Arab-Muslim Media Largely Positive About Iraqi Poll

By Patrick Goodenough | July 7, 2008 | 8:15 PM EDT

( - Media in the Arab-Muslim world reacted mostly positively to Iraq's weekend election, focusing on the higher-than-expected turnout and the courage of voters who braved very real risks to cast their ballots.

A common focus of the coverage was Iraqi voters' "defiance" of terrorists such as al-Qaeda's Abu Musab al-Zarqawi, who vowed to disrupt Sunday's voting. Some papers also expressed concern about the future of Iraq's Sunni minority.

In neighboring Shi'ite Iran, the government supported the poll in the expectation that Iraq's Shi'ite majority would take a leading role in future Iraqi governments after years of oppression under the Sunni Ba'athists.

An editorial in the official Tehran Times summed up the upbeat mood with the headline "New dawn in Iraq," while Iran Daily declared: "Millions of Iraqis vote in historic polls."

"After enduring eight decades of dictatorship and crime, the Iraqi nation has taken the first steps on the path toward a bright future and democracy - a new phenomenon in Arab world," wrote Hassan Hanizadeh in Tehran Times, a paper whose editorial columns frequently lash out at the U.S. and Israel.

Media reaction was also largely positive in Sunni Arab countries, where opposition to the war, skepticism about U.S. intentions, and concerns about Iraq's Sunnis have tended to dominate debate.

Arab News, an English-language paper in Saudi Arabia, said that while there were undoubtedly flaws, the poll was better than "no election at all."

A "great number" of Iraqis had had their say, and those who are elected to a national assembly that will form a government and write a constitution would have a mandate from the Iraqi people, it said.

"This is what we have been waiting for - not appointments but an election by and for the people in which the people choose."

Lebanon's Daily Star condemned al-Zarqawi for declaring "war on democracy," saying his call merely distorted the tenets of Islam.

"His agenda appears to be only one of hate and murder with nothing constructive to offer in the aftermath of the wanton destruction and loss of life for which he is responsible," the paper said.

"The new Iraq is born today," declared the Abu Dhabi-based Al-Ittihad daily while the London-based al-Hayat said that "today will leave its mark on Iraqi history." "Voters defy bombs," was the headline in Bahrain's Gulf Daily News.

An editorial in the London-based Saudi paper, Asharq Al-Awsat, called the election "an unprecedented and historic event" which would serve as a lesson to those in neighboring countries about assuming power via the ballot box rather than through uprisings.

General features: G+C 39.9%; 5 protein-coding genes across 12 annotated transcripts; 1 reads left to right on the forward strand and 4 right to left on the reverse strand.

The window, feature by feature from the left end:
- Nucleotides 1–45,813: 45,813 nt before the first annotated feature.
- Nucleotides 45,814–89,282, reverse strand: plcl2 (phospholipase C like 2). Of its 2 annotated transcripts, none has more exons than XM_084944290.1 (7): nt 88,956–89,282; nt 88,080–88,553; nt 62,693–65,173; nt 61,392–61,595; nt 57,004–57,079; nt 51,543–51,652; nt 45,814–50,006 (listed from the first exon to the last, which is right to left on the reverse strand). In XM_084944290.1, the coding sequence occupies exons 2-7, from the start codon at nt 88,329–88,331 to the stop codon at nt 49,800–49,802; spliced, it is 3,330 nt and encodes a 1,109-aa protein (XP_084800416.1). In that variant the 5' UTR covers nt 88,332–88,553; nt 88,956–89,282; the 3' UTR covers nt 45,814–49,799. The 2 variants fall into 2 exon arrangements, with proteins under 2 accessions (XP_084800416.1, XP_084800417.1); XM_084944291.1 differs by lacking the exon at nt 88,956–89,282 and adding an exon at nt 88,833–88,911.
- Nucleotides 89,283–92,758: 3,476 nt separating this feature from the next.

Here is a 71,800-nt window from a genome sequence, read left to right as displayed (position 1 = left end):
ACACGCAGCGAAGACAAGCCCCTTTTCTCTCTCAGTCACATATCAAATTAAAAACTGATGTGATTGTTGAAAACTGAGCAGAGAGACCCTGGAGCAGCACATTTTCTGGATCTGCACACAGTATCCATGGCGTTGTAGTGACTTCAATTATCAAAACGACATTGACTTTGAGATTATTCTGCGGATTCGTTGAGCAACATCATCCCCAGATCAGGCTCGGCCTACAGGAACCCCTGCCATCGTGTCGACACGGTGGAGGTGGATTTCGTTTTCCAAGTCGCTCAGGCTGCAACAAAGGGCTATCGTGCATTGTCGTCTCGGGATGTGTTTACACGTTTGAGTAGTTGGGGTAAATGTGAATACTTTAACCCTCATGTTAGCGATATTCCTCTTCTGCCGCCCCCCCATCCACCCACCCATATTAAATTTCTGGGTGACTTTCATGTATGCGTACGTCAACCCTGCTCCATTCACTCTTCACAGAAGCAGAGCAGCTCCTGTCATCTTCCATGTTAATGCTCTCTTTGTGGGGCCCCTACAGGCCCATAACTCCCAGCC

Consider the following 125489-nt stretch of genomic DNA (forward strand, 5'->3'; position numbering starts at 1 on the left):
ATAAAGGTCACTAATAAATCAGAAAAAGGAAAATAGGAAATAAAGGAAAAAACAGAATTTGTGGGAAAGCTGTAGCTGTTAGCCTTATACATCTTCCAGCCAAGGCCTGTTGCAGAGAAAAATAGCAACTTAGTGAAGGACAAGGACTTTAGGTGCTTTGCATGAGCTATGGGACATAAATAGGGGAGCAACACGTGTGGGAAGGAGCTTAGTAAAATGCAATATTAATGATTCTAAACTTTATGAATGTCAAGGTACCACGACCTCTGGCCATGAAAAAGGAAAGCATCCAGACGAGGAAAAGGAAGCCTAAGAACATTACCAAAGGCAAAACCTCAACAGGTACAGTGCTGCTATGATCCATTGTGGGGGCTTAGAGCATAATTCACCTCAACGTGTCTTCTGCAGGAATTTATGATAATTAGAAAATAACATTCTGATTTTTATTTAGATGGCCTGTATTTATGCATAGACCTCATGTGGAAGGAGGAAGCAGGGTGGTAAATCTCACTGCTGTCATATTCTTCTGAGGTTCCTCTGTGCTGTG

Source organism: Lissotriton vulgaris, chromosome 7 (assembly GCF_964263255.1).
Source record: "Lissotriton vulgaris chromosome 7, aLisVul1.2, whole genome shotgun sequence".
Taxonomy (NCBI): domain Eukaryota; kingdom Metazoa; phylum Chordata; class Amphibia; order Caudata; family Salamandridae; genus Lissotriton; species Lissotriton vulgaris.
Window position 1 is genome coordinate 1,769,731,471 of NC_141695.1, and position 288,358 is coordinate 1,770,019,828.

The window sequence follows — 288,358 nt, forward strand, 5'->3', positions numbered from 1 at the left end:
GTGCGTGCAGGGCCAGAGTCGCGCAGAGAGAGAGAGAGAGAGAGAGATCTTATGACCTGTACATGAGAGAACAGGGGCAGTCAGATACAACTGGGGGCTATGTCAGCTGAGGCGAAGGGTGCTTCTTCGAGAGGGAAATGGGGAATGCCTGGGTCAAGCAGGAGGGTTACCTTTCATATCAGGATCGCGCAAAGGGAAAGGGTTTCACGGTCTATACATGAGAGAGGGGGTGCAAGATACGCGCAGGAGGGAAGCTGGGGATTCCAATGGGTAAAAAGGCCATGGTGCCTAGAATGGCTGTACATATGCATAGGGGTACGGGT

Less enthusiastic coverage came from other papers, with the Jordan Times saying the presumed low Sunni turnout was "bound to cast doubt about the credibility and legitimacy of Sunday's elections."

"Election day in Iraq: At least 44 dead; Turnout around 60%" was the al-Bawaba online news service's take on the poll, while the Yemen Times said the elections were "apparently successful."

"We don't want to drown in optimism," said the Qatar daily, al-Sharq. "For we know that the elections in Iraq aim for democracy, but it is not held in such an atmosphere."

Also in the Gulf, Dubai's al-Khaleej opined that the election "will lead to an internal struggle and the breaking up of Iraqi unity in a bid to achieve the goal of the occupation which is aimed at remaining in the country."

Egypt's Nahdat Misr daily wondered whether the poll would be "the start of democracy or the beginning of civil war and chaos."

"Confusion surrounds Iraqi poll turnout," was the headline above the main report on al-Jazeera news website Monday. The Qatar-based network has been banned by the interim government from operating inside Iraq since last August.

In an online poll, 60 percent of some 36,000 respondents said day-to-day life in Iraq would not improve after the election, while 32 percent though that it would.

Al-Jazeera's rival, the Dubai-based Al-Arabiya satellite channel, gave the election extensive coverage, while also carrying public service announcements encouraging Iraqis to vote.

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Patrick Goodenough
Patrick Goodenough
Spencer Journalism Fellow